Sound Waves Could Make Batteries Better And Other Local News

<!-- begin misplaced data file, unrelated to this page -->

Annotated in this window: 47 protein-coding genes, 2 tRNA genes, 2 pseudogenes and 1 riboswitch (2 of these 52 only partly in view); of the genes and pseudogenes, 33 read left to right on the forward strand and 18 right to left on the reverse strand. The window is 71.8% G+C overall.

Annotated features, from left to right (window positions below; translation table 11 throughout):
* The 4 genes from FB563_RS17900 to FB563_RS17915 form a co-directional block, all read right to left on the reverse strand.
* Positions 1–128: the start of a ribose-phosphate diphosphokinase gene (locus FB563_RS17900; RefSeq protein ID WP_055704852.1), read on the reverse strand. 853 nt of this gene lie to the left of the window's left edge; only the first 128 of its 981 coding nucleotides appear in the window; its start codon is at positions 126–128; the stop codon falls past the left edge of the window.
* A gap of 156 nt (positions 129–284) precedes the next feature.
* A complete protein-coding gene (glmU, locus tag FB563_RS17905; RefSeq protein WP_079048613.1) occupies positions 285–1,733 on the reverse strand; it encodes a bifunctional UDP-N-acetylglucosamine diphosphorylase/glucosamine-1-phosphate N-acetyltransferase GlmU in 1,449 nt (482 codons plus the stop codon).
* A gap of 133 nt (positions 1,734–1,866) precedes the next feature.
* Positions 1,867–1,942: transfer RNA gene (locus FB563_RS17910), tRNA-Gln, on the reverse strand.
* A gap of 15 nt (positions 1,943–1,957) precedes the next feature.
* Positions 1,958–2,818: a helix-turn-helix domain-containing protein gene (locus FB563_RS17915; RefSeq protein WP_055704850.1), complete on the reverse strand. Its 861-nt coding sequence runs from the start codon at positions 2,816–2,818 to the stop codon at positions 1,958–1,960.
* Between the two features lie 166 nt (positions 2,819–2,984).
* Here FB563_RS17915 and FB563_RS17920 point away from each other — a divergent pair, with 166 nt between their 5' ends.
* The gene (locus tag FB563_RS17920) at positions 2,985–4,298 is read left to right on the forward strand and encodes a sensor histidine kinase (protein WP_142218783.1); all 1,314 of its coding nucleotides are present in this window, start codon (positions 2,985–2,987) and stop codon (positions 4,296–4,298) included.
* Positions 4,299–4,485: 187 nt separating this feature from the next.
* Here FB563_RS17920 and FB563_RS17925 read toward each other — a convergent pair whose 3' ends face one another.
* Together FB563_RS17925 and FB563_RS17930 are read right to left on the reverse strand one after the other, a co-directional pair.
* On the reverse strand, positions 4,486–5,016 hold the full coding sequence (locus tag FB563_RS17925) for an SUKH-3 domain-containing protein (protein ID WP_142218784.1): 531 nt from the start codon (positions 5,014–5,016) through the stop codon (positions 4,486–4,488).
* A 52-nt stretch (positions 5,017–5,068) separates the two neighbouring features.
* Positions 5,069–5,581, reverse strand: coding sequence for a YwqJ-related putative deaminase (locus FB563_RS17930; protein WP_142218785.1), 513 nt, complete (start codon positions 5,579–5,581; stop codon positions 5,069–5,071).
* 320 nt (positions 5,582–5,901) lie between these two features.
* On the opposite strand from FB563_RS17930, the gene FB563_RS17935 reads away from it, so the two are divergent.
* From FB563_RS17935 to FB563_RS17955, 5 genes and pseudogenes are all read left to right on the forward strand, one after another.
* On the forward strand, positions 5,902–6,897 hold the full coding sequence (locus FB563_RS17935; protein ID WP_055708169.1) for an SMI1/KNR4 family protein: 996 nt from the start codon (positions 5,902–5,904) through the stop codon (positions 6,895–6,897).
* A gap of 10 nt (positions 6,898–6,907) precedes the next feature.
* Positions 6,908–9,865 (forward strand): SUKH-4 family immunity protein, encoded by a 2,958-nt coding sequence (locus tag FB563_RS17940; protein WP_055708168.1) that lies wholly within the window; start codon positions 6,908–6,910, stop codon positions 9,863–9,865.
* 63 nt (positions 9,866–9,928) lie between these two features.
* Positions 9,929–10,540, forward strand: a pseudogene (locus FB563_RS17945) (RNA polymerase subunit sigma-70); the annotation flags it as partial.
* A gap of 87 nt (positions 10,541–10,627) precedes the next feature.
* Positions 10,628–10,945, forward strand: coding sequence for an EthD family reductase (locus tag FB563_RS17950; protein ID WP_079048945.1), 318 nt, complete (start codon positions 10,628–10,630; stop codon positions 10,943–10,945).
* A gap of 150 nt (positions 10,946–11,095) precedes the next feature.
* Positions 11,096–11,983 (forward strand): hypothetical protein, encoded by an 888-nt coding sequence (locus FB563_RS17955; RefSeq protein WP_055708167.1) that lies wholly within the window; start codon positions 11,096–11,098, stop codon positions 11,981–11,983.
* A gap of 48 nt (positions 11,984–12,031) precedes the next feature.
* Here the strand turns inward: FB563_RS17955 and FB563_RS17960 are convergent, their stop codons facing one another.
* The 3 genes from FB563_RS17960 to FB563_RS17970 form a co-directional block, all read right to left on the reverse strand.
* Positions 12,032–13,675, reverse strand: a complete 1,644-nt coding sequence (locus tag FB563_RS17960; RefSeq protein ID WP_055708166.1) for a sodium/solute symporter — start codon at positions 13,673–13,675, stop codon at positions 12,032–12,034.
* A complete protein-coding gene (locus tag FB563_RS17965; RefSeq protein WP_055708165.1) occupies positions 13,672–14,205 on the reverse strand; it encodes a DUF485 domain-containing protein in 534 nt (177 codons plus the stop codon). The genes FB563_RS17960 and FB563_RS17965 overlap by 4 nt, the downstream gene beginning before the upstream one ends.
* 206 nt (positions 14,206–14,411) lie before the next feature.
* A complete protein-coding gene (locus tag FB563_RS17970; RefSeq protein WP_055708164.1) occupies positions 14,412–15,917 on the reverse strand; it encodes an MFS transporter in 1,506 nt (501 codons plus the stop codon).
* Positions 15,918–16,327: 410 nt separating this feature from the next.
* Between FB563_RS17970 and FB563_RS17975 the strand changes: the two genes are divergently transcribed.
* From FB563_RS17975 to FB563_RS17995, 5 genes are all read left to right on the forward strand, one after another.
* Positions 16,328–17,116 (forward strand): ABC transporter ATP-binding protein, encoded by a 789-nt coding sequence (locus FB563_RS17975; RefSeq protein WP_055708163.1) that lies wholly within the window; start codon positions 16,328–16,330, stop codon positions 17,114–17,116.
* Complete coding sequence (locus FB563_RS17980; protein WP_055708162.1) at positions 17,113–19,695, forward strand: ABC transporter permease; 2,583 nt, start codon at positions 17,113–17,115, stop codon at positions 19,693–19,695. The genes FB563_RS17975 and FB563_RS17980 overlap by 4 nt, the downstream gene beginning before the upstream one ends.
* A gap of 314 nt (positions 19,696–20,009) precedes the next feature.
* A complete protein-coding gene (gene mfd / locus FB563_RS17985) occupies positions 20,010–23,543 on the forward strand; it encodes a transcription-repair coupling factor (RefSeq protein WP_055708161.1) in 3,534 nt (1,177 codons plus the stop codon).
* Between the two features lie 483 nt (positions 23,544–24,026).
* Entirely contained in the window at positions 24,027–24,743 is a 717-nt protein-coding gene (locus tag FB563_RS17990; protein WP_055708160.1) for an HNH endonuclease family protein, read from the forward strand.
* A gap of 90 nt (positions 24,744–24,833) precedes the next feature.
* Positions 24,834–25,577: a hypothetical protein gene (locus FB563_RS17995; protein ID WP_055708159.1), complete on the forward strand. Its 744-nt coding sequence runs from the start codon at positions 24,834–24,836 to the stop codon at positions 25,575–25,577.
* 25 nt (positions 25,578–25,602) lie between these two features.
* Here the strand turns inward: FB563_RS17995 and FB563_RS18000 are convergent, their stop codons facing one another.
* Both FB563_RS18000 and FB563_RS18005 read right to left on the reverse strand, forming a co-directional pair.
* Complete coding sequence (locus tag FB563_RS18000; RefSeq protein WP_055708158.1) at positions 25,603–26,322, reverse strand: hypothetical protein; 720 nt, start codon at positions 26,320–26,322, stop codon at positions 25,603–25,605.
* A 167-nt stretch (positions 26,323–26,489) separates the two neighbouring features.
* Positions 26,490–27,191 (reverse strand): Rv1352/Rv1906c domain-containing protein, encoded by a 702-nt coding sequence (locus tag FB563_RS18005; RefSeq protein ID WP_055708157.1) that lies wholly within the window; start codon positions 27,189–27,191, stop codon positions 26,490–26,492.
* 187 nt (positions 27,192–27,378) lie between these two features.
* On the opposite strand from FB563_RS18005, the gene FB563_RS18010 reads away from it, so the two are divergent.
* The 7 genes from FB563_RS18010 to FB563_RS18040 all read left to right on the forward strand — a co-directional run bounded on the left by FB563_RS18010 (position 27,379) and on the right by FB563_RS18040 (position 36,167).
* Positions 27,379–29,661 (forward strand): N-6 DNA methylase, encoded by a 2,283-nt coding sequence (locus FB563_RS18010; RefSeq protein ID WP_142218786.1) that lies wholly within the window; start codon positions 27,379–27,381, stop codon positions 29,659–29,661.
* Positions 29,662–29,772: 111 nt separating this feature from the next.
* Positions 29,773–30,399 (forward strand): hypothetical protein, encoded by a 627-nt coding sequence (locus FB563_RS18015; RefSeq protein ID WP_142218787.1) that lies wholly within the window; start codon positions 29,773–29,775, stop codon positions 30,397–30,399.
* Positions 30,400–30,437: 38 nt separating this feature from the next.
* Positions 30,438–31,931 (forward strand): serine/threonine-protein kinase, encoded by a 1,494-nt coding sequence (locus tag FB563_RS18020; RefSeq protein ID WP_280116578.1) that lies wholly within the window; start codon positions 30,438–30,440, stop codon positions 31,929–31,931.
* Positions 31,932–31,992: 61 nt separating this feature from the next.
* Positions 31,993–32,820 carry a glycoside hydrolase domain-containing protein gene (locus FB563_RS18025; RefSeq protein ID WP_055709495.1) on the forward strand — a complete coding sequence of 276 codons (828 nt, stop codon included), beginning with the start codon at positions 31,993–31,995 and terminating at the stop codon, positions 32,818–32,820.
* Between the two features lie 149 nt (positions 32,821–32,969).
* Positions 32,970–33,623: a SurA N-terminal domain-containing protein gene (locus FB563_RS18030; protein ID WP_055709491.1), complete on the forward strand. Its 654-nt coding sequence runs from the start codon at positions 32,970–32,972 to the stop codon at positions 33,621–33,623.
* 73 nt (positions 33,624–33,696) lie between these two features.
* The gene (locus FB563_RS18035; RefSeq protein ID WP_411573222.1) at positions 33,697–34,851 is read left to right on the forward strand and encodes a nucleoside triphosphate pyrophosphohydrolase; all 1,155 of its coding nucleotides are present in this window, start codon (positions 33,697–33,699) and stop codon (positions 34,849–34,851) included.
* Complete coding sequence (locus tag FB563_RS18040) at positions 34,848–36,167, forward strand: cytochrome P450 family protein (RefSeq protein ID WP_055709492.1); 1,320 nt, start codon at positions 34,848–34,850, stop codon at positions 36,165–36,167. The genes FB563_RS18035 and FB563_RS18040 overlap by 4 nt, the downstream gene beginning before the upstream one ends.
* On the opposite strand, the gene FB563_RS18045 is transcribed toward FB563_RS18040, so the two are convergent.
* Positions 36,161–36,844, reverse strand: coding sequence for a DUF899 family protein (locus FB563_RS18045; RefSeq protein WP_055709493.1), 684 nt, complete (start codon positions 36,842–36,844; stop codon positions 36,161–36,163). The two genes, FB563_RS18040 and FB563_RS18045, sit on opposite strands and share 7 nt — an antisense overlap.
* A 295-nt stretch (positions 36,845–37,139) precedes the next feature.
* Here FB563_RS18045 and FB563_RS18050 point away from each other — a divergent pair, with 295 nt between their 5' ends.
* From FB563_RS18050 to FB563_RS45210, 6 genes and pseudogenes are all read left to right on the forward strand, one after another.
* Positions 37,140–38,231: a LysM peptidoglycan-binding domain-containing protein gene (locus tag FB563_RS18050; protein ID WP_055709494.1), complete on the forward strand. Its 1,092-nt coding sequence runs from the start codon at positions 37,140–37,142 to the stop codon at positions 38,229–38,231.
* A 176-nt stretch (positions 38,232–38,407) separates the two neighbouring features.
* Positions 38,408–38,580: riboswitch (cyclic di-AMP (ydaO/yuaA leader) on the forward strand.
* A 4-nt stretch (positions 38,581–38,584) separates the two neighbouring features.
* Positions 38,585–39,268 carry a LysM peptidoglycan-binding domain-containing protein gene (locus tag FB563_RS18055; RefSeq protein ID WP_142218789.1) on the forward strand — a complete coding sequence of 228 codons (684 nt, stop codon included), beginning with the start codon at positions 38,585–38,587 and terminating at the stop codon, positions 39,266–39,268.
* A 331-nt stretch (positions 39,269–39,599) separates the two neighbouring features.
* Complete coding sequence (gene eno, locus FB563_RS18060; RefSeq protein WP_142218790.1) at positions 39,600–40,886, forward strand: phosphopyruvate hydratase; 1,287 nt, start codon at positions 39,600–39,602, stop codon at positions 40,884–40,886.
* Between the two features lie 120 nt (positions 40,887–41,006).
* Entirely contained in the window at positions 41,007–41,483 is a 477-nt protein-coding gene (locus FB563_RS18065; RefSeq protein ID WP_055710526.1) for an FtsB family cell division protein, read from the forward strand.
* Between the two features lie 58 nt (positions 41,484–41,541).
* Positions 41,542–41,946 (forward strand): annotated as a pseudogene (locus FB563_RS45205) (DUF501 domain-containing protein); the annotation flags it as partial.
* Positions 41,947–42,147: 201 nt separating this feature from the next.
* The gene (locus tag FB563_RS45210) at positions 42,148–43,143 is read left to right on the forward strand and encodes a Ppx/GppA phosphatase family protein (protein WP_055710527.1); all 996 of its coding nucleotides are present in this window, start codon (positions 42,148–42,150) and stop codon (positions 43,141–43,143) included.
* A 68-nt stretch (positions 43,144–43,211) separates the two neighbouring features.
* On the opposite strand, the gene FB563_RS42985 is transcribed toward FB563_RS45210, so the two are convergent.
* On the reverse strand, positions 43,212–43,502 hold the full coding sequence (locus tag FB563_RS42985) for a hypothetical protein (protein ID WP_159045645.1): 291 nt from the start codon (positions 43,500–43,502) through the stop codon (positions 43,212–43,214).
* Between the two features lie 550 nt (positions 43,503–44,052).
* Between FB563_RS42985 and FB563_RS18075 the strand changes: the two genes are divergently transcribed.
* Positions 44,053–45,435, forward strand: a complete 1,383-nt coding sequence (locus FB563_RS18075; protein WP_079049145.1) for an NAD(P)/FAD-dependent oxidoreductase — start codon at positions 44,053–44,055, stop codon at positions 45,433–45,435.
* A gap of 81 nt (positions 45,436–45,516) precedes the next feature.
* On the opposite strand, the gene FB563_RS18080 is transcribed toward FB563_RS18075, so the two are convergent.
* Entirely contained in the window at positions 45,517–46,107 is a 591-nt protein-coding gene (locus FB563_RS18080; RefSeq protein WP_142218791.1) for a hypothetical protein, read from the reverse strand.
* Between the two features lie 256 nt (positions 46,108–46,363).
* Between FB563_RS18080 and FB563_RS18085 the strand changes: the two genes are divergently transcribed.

Speaker 1: 00:00 It's Tuesday, February 18th I'm Deb Welsh and you're listening to San Diego news matters from KPBS coming up. People under the coronavirus quarantine in San Diego will be released today and it's not always easy to test for contamination in water, but it's certainly necessary. Speaker 2: 00:18 You don't have to look very far to find Flint, Michigan and see what high levels of lead in the drain Speaker 1: 00:24 did to the people who live there. That more coming up right after the break. Speaker 3: 00:36 [inaudible] Speaker 1: 00:37 this week, more than 200 people evacuated to MCA as Miramar from the epicenter of the coronavirus outbreak are going home. KPBS reporter Matt Hoffman says, many are sets. Leave San Diego. Today Speaker 2: 00:49 in 2016 the San Diego city council approved and affordable housing density bonus program. The ordinance expanded on an existing state law that gives developers a break on some regulations if they set aside more homes for low income households. Gonzalez says the city's program has been a success. Getting more housing built at all income levels. Speaker 4: 01:10 That shows real change. It's a change I want to see for the sake of affordable housing throughout this state. Communities across California, including some here in San Diego County can take a page from what was learned here in the city. By increasing the bonus density, Speaker 2: 01:25 Gonzalez introduced a second housing bill that targets housing segregation based on income. Tune in Thursday for a deeper look into that issue. Andrew Bowen KPBS news Speaker 1: 01:35 San Diego scientist have found a way to use sound to improve the efficiency and capacity of certain batteries. KPBS environment reporter Eric Anderson has the story. Speaker 5: 01:45 The battery's being tested on campus include a tiny chip capable of generating high frequency sound waves. Graduate student on Kong says that sound moves liquid electrolytes around the thin lithium sheets inside the battery. Speaker 6: 02:00 If we invited as chip and a generous accused six terming, it can increase those lithium ion diffusion rows in between the electrodes. Speaker 5: 02:08 Adding the chip to a lithium battery can boost the amount of energy it holds. It can extend battery life and allow the battery to charge faster. All those qualities are valuable in a world where batteries are in everything from phones to cars. A private company is also exploring marketing the technology. Eric Anderson. KPBS news. Speaker 1: 02:29 Assemblywoman Lorena Gonzalez is proposing a new pill aimed at California's housing shortage. KPBS Metro reporter Andrew Bowen says the statewide proposal was inspired by a San Diego law Speaker 2: 02:41 in 2016 the San Diego city council approved an affordable housing density bonus program. The ordinance expanded on an existing state law that gives developers a break on some regulations if they set aside more homes for low income households. Gonzalez says the city's program has been a success getting more housing built Speaker 1: 03:00 at all income levels. Speaker 4: 03:01 That shows real change. It's a change I want to see for the sake of affordable housing throughout this state. Communities across California, including some here in San Diego County, can take a page from what was learned here in the city. By increasing the bonus density, Speaker 1: 03:16 Gonzalez introduced a second housing bill that targets housing segregation based on income. Tune in Thursday for a deeper look into that issue. Andrew Bowen, KPBS news, Reverend George Walker Smith, the San Diego civic and religious leader passed away this weekend. KPBS reporter Prius there has more on his life. Reverend Smith was the first African American to be elected in the city when he won the race for the San Diego board of education. In 1963 Smith started the catfish club in 1970 a public forum for politicians and community members to talk about political and social issues. He served as a pastor at the Christ United Presbyterian church for decades. He spoke to KPBS in 2006 about the racial inequality he experienced when he first moved to San Diego. Speaker 7: 04:06 Black people in those days, uh, found it almost impossible to, uh, buy a home any place that wasn't South of market. Street. Speaker 1: 04:18 Smith passed away on Saturday at the age of 91 Prius. Sure. Either K PBS news. Mexico's current administration has been in power for a little more than a year. And according to their data, there efforts to reduce the flow of undocumented migrants to the U S are getting results from KJ zzz, Mexico city Bureau, Rodrigo Cervantes reports Speaker 5: 04:41 the Mexican government led by precedent. And that is my NOI. Lopez Obrador has faced criticism from human rights defenders, the accused administration of turning Mexico into president Trump's border wall, but Lopez Obrador himself and the secretary of foreign affairs Monticello, but I'd argue that the goal is to protect migrants and their rights even by offering jobs and asylum. It says that just in a few months, the illegal boarding crossings from Mexico to the U S have decreased almost 75% the vast majority of those migrants come from central America. He attributes part of the success to Mexico's investments in central America to create jobs in the region. I am thrilled that he will set Avantis in Mexico city. Speaker 1: 05:16 Last week we told you that signature gatherers were registering voters for a new political party without their knowledge or consent. Now, KPBS investigative reporter Claire [inaudible] says that reporting has led to a criminal complaint. KPBS found that at least 30 people listed as common sense. Party members had never heard of the party and had no idea they were registering as party members. All were signed up by paid signature gatherers. Now state assembly woman Lorena Gonzales has asked the district attorney's office to do an investigation into KPBS is reporting. She was troubled by KPBS is finding that the majority registered commonsense voters were young and from lower income urban communities that she represents, including Barrio Logan and city Heights Speaker 8: 06:05 communities where voters aren't always as engaged. They're busy, they're working multiple jobs or trying to get by. I wanted to know why and how it could be corrected. Speaker 1: 06:13 One of the organizers told KPBS that party leaders are already working to inform their members and get to the bottom of what happened. Claire Trigere, sir KPBS news, the San Diego registrar of voters also received complaints about common sense party registrations that they referred to the secretary of state's office and the district attorney's office. It's not always easy to tell if the water you're drinking is safe, but ways to check include lab testing and filters and interestingly, Ecolab bacteria, KPBS science and technology reporter Shalina Celani spoke to San Diego scientists behind a new bacteria based water sensing technology. Speaker 8: 06:54 It's lunchtime, it's San Diego's Edison elementary school on a December afternoon and the kids are excited. It's well known that what children consume here will impact them from the teriyaki chicken to the drinking water at the nearby fountain. Even small amounts of contamination and water like mud can permanently damage a child brain and body. Speaker 9: 07:17 You don't have to look very far to find Flint, Michigan and see what high levels of lead in the drinking water did to the people who live there. Speaker 8: 07:24 Sam or Naji is a facilities manager with the San Diego unified school district. He's referring to a water crisis in Flint, Michigan. That began in 2014 when thousands of school children and residents were exposed to lead and other toxins in the city's water system. It was a wake up call for cities and school districts nationwide, including San Diego unified. Speaker 9: 07:45 We quickly asked the city of San Diego to come and pull up to five samples of water from every single district school. Most of our sample results were okay, but you know, working with parents, we really wanted to do better. Speaker 8: 07:56 Since 2017 the district has tested thousands of water fountains and taps. It also reports levels of lead well below what the government requires. But Naji says it's hard to monitor lead and other heavy metals continuously. Speaker 9: 08:10 Our testing protocols are incredibly strict and that that's time consuming, right to to secure the water fountains for a night to test the next day, to send it to the laboratory, allow that laboratory to conduct their analysis and send back results. Speaker 8: 08:21 So contamination may not be detected as it's happening. The problem is larger tests can be expensive and time consuming and cheaper tests may only be able to detect a few contaminants at one time. This situation is an issue for any water system where people and children can be exposed to toxins. That's why San Diego researchers look for a solution at a UC San Diego lab. Bioengineer Lizzie's to shell ski open. It's a per machine. So this is the singer instrument that we use to spot the cells thanks to the [inaudible]. So this instrument and its ability to precisely place tiny drops of cell matter. This device can hold 2000 different strains of live eco lie. These eco lie, which are not harmful to humans each have a special property. So we've genetically modified the equal eye to light up when a specific metal is present and under a special light, they glow such Husky points to openings on the chip or you see these dots, that's where the metals go in. Speaker 8: 09:17 And then the cells will respond to the presence of the metals by fluorescing bacteria interacts with metals, but usually tests with bacteria only sends one metal at a time. So researchers built this device with thousands of genetically modified bacteria types to detect many toxins at once and in real time. And you would plug it in with media provided and then hook up a water line to it and it would run, the cartridge is placed inside a box. There's a sensor that takes a picture and captures the equal lie as they interact with the metals so it can tell what's there and how much of it the box records and presents those results. But since the eco lie are alive, the owner would have to replace the cartridge with new bacteria every two weeks to a month. So Chelsea says this research took years to complete, but she believes it can have an impact helping people check their water around the clock and so does Natalie Cookson founder of the startup, quantitative bio-sciences in Sorento Valley we're trying to do is basically make it a much more robust system that you can rely on out in the field. Speaker 8: 10:19 Since 2015 employees at this company have been trying to turn the sensor into a product anyone can get access to, you could deploy our S our sensor in an area of concern where you might have, you know, lead contamination coming and going that way you would catch the event, you know right when it happened. Cookson says the company plans to deploy a sensor at a government site this year. Right now the package costs around $5,000 she says the company wants to collect more data to show that the sensor works in the field and they want to make it smaller and cheaper so more people can buy it. We could get one of these in every, you know, drinking fountain at schools for example, or even in homes. In the meantime, back at San Diego unified facilities manager, [inaudible] says he's definitely interested in following this technology. That's because clean water is so important for the health and growth. The kids like the ones at Edison elementary, Shelina Celani, KPBS muse. That's it for San Diego. News matters today. Consider supporting this podcast by becoming a KPBS member today. Just go to kpbs.org/membership.